2017's Top 12 College Basketball Storylines | Zagsblog
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Adam Zagoria covers basketball at all levels. He is the author of two books and an award-winning journalist whose articles have appeared in ESPN The Magazine, SLAM, Sheridan Hoops, Sports Illustrated, Basketball Times and in newspapers nationwide.
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Monday / May 20.
  • 2017’s Top 12 College Basketball Storylines

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    The calendar has flipped to 2017 and we are now about three months from the Final Four in Glendale, Ariz.

    With that in mind, here are 2017’s Top 12 College Storylines.


    1. Which undefeated team will lose first?

    Three unbeaten teams remain: No. 1 Villanova (14-0), No. 4 Baylor (13-0) and No. 7 Gonzaga (13-0). Which of them will fall first?

    The defending national champion Wildcats have won 20 straight games — with their last loss coming to Seton Hall in the Big East Tournament championship game all the way back in March. After holding off Creighton, 80-70, on Saturday in Nebraska, they head to No. 13 Butler on Wednesday. Butler is coming off a 78-61 win over Providence in which it shot 62 percent. After that, their next toughest opponent looks like a Feb. 11 date at No. 17 Xavier.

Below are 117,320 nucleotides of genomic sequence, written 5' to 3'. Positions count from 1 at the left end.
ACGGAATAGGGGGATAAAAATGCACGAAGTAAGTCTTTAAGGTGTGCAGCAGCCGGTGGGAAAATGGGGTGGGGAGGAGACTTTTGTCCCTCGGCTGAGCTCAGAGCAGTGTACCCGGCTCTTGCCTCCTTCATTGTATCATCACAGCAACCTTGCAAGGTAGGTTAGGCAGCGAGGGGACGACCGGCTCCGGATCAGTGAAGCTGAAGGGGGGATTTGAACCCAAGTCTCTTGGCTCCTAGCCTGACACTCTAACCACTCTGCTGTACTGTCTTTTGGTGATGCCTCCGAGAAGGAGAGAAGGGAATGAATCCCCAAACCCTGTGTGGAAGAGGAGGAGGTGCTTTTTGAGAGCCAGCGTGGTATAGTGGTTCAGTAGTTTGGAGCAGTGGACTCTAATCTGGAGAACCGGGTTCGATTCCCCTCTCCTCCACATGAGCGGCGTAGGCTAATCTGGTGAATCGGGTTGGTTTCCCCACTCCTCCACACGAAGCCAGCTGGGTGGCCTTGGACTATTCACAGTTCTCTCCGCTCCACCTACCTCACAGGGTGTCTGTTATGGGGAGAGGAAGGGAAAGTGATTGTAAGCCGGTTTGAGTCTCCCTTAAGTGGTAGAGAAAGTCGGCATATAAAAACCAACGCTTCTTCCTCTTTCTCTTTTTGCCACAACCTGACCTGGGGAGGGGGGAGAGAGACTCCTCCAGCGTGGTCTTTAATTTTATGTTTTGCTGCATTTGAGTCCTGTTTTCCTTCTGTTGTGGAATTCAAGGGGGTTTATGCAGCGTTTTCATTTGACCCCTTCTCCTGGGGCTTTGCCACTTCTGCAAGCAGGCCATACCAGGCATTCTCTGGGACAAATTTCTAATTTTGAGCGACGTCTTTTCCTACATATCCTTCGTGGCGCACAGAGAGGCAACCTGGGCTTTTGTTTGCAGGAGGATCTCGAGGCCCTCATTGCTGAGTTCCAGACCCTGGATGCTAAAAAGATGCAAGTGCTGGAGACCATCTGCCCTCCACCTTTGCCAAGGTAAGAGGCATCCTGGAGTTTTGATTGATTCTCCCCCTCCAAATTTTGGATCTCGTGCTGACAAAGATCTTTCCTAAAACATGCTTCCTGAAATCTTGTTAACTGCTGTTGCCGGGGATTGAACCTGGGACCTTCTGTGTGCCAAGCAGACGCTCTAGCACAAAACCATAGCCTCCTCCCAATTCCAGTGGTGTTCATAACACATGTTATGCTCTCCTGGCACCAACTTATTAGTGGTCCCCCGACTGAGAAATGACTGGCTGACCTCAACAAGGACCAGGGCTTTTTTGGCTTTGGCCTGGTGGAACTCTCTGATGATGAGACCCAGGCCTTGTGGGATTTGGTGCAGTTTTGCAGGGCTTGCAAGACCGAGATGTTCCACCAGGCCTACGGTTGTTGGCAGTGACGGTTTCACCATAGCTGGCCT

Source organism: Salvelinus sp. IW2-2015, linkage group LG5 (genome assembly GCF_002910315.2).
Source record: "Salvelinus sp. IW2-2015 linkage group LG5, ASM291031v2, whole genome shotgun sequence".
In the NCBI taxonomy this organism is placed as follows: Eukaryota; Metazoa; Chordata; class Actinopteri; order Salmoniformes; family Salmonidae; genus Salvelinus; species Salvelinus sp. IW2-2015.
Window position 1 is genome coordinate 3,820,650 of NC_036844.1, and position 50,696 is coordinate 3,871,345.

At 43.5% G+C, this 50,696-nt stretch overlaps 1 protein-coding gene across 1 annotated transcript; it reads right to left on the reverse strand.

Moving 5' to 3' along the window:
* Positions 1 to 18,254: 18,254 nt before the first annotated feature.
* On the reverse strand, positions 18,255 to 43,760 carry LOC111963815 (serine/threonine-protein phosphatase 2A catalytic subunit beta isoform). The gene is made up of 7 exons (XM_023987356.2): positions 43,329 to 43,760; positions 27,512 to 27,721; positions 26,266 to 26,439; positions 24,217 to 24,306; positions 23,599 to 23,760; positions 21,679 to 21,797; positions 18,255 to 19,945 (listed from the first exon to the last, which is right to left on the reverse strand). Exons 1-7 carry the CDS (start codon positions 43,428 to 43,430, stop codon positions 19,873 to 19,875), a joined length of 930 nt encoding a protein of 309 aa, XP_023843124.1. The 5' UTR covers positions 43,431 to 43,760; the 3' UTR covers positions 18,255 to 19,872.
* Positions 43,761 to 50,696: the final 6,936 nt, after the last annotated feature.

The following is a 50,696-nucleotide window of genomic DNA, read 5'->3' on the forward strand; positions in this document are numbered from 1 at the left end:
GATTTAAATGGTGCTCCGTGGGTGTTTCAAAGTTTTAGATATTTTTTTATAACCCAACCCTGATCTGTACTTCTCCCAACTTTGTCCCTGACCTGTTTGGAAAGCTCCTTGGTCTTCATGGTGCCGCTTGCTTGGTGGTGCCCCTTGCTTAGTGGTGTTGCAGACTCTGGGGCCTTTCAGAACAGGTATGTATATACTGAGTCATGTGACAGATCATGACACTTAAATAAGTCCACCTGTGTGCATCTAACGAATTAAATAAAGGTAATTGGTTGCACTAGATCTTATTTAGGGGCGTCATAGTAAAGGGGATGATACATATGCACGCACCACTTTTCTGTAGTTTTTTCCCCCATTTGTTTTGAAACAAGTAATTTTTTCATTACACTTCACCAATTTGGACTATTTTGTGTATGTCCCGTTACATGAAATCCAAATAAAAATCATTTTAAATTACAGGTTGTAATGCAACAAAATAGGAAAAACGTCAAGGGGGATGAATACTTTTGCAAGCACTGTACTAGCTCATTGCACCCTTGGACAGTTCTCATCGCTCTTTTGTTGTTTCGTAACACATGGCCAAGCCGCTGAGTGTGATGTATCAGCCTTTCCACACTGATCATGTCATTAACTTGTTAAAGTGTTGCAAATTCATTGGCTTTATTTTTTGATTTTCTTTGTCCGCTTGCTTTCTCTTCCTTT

Baylor hosts Iowa State on Wednesday and Oklahoma State on Saturday before heading to No. 11 West Virginia on Jan. 10. If the Bears remain unbeaten through Saturday, that could be a tough ask in Morgantown.

    The Zags host No. 19 Saint Mary’s on Jan. 14 and after that their toughest date appears to be Feb. 2 at BYU.


    2. Can Villanova repeat?

    Keep in mind that Villanova remains unbeaten — and No. 2 according to KenPom.com — despite playing without stud freshman Omari Spellman (academics) and combo guard Phil Booth (knee), who went for 20 against North Carolina in the 2016 NCAA championship game. Josh Hart looks like the National Player of the Year and sophomore guard Jalen Brunson erupted for a career-high 27 in Saturday’s win over previously unbeaten Creighton.

    If the NCAA Tournament began today, Jay Wright and Company would likely be the No. 1 seed in the East, where they would play two games in Buffalo and two at Madison Square Garden for a shot at the Final Four in Arizona. There are about 8-10 teams who look like Final Four contenders at this point, but you’d be crazy to bet against the Wildcats getting back there again. There hasn’t been a repeat champ since Billy Donovan and Florida did it in 2005-06, but don’t be shocked if Villanova cuts down the nets again.

    3. Who’s the National Player of the Year?

    It’s only January, but Josh Hart has to be the prohibitive favorite to win the Wooden and Naismith Awards at this point. The 6-foot-6 senior from Silver Springs, Md., is averaging 20.3 points, 6.8 rebounds and 3.5 assists for the No. 1 team in the nation and the defending NCAA champions. That includes a 37-11-4 outing on Dec. 10 against Notre Dame.

    Duke’s Luke Kennard, Kansas’ Frank Mason, Iowa Peter Jok, UCLA’s Lonzo Ball and Wisconsin’s Nigel Hayes could also be included in the conversation, but Hart is the odds-on favorite at this point.

    “He’s as good as anybody [in the country],” said Irish coach Mike Brey. “I definitely have a special spot for seniors. But here’s a guy who already set the tone on a national championship team, so I give him the benefit of the doubt.”


    4. Will Kansas win a share of the Big 12 title for a 13th straight season?